Key terms you will need to familiarise yourself with:
- The Arms Race
- Hydrogen bomb
- The Space Race
- The Missile Gap
- U2 Spy Planes
- ICBMs (Atlas and Minuteman)
- SLBMs (Polaris)
- First Strike
- Second Strike
- MAD (Mutual Assured Destruction)
1945 – July 16th: Trinity Test
1945 – August 6th and 9th – Bombing of Hiroshima and Nagasaki
1949 – USSR tests its first missile
1951 – US Strategic Air Command adopts policy of constant readiness
1952 – November: America tests its first Hydrogen Bomb
1953 – August: the Soviet Union tests its first Hydrogen Bomb
1954 – March: US develops and H-bomb that can be dropped from bomber;
1954 – September: USSR develops H-bomb capable of being dropped from bomber;
1956 – July: US develops U2 Spy plane
1957 – May: USSR develops 1st ICBM
1957 – October: USSR launches Sputnik
1958 – January: USA puts Satellite into orbit
1959 – USA develops Atlas and Minuteman ICBMs; USA also develops Polaris that can be fired from Sub. US public fear USSR has more weapons than USA. Eisenhower knows this is false but doesn’t tell the public.
1961 – April: Soviet Cosmonaut Yuri Gagarin becomes 1st man in space
1961 – October: USSR detonates largest bomb ever seen.
1962 – February 10th: Gary Powers released by Soviets in exchange for Geordie lad, Rudolf Abel; the former is treated as a traitor, the latter as a hero in their home countries.
1962 – October: Cuban missile crisis
1963 – August 5th: USA and USSR sign the Nuclear Test-Ban Treaty, signed in Moscow by the United States, the Soviet Union, and the United Kingdom that banned all tests of nuclear weapons except those conducted underground.
- N. Kelly, Edexcel International GCSE (9-1) History A World Divided: Superpower Relations, 1943-72,
- Walsh, pp. 343-346
- More videos about the arms race can be found here
- Create a mind map or some other graphical presentation of the key terms of the arms race (listed above) explaining the significance of each
- Create your own timeline of the key events in the arms race between 1945 and 1961
A simulation of the devastation that would be wrought were a nuclear device be dropped, can be found on NUKEMAP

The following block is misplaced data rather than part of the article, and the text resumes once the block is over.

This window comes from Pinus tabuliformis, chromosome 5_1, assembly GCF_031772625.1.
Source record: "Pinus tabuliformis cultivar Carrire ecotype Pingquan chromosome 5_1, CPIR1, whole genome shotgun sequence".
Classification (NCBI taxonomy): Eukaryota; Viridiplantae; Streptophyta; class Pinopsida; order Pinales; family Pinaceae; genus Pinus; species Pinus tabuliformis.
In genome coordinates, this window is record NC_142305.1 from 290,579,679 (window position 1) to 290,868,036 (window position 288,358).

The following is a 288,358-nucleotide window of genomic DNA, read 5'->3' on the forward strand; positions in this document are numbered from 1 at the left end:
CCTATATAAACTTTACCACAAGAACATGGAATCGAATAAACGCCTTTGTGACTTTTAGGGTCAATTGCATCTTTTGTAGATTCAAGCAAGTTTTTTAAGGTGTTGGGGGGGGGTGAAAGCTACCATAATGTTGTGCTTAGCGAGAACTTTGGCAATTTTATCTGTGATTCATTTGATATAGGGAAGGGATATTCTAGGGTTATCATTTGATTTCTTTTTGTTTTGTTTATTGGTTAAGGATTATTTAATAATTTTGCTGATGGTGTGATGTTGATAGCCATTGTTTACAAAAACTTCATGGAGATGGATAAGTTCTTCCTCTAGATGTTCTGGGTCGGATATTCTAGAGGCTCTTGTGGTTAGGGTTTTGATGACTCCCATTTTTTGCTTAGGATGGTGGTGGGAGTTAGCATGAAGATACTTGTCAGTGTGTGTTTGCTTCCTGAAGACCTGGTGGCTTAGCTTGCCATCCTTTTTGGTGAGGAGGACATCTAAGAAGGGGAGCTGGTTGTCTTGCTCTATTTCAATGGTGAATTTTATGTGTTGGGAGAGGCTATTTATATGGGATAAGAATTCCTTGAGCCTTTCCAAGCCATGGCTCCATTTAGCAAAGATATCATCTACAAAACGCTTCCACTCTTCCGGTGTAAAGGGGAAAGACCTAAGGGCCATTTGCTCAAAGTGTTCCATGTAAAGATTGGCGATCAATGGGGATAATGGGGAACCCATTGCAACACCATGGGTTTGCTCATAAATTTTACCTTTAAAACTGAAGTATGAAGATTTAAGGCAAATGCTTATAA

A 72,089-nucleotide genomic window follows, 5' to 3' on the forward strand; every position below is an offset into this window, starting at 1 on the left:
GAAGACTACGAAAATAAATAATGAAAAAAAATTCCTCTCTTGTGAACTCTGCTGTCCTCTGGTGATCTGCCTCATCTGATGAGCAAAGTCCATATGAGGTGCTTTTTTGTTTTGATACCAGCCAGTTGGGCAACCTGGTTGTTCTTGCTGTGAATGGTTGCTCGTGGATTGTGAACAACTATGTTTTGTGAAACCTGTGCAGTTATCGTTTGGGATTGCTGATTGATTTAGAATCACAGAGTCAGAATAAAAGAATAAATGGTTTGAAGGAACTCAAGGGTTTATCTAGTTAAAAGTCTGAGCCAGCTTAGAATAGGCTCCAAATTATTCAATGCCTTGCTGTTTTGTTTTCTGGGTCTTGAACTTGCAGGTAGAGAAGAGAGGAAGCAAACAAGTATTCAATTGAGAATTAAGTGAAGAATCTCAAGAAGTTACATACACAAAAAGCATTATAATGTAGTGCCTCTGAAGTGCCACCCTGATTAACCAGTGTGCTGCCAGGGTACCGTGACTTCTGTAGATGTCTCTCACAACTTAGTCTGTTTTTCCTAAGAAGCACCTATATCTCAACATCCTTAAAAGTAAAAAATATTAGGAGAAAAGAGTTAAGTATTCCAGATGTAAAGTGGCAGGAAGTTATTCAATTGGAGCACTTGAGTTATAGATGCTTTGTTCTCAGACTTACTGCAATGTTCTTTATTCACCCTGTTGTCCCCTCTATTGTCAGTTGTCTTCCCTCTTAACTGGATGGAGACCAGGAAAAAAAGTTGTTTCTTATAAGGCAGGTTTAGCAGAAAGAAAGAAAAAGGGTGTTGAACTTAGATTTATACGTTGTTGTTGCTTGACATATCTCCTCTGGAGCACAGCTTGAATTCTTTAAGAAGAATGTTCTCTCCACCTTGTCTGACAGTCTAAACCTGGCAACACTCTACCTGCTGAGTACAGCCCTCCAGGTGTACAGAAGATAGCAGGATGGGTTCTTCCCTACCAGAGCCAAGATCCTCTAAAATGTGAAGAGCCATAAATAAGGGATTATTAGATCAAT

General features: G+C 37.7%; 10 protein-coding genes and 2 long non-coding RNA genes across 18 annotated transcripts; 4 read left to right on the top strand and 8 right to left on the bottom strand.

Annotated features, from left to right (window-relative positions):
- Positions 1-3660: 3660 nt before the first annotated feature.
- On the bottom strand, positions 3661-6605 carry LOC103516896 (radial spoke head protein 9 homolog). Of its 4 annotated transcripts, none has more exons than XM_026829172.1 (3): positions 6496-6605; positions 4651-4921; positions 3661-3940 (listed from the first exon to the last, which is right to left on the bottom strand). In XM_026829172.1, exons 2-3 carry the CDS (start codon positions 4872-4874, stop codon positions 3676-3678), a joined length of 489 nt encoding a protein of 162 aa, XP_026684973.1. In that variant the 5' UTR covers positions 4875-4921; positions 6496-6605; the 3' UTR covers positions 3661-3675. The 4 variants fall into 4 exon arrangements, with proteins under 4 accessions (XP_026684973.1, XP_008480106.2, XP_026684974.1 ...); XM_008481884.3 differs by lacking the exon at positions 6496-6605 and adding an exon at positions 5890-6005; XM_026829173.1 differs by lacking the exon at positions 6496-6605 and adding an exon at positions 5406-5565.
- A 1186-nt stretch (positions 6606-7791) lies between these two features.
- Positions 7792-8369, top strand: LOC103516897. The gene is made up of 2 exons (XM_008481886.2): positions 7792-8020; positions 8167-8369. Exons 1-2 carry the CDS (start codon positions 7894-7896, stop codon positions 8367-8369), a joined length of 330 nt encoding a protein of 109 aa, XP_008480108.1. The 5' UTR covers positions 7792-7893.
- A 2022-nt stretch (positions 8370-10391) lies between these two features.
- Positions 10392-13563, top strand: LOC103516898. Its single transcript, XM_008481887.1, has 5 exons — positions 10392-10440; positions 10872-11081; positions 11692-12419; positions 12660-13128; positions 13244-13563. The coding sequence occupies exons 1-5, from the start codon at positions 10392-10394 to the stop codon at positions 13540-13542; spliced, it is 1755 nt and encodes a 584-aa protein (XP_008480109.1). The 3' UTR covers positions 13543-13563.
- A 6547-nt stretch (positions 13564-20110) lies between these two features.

The above are also available on Clickview
It is worth remembering that the most destructive bombing during WWII did not take place at Nagasaki or Hiroshima, but against Tokyo using conventional weaponry. Operation Meetinghouse, which was conducted on the night of 9–10 March 1945, is the single most destructive bombing raid in human history. Some modern post-war analysts have called the raid a war crime due to the targeting of civilian infrastructure and the ensuing mass loss of civilian life.
The U2 incident
On 1 May 1960, a United States U-2 spy plane was shot down by the Soviet Air Defence Force while performing photographic aerial reconnaissance deep inside Soviet territory. The single-seat aircraft, flown by pilot Francis Gary Powers, was hit by an S-75 Dvina (SA-2 Guideline) surface-to-air missile and crashed near Sverdlovsk (present-day Yekaterinburg). Powers parachuted safely and was captured.
Initially, the US authorities acknowledged the incident as the loss of a civilian weather research aircraft operated by NASA, but were forced to admit the mission’s true purpose when a few days later the Soviet government produced the captured pilot and parts of the U-2’s surveillance equipment, including photographs of Soviet military bases taken during the mission.
The incident occurred during the presidency of Dwight D. Eisenhower and the premiership of Nikita Khrushchev, around two weeks before the scheduled opening of an east–west summit in Paris. Khrushchev and Eisenhower had met face-to-face at Camp David in Maryland in September 1959, and the seeming thaw in U.S.-Soviet relations had led people around the world to hope for a peaceful resolution to the ongoing Cold War. The U2 incident caused great embarrassment to the United States, and shattered the amiable “Spirit of Camp David” that had prevailed for eight months, prompting the cancellation of the planned Paris summit.
Powers was convicted of espionage and sentenced to three years of imprisonment plus seven years of hard labour, but was released two years later in February 1962 in a prisoner exchange for Soviet intelligence officer Rudolf Abel.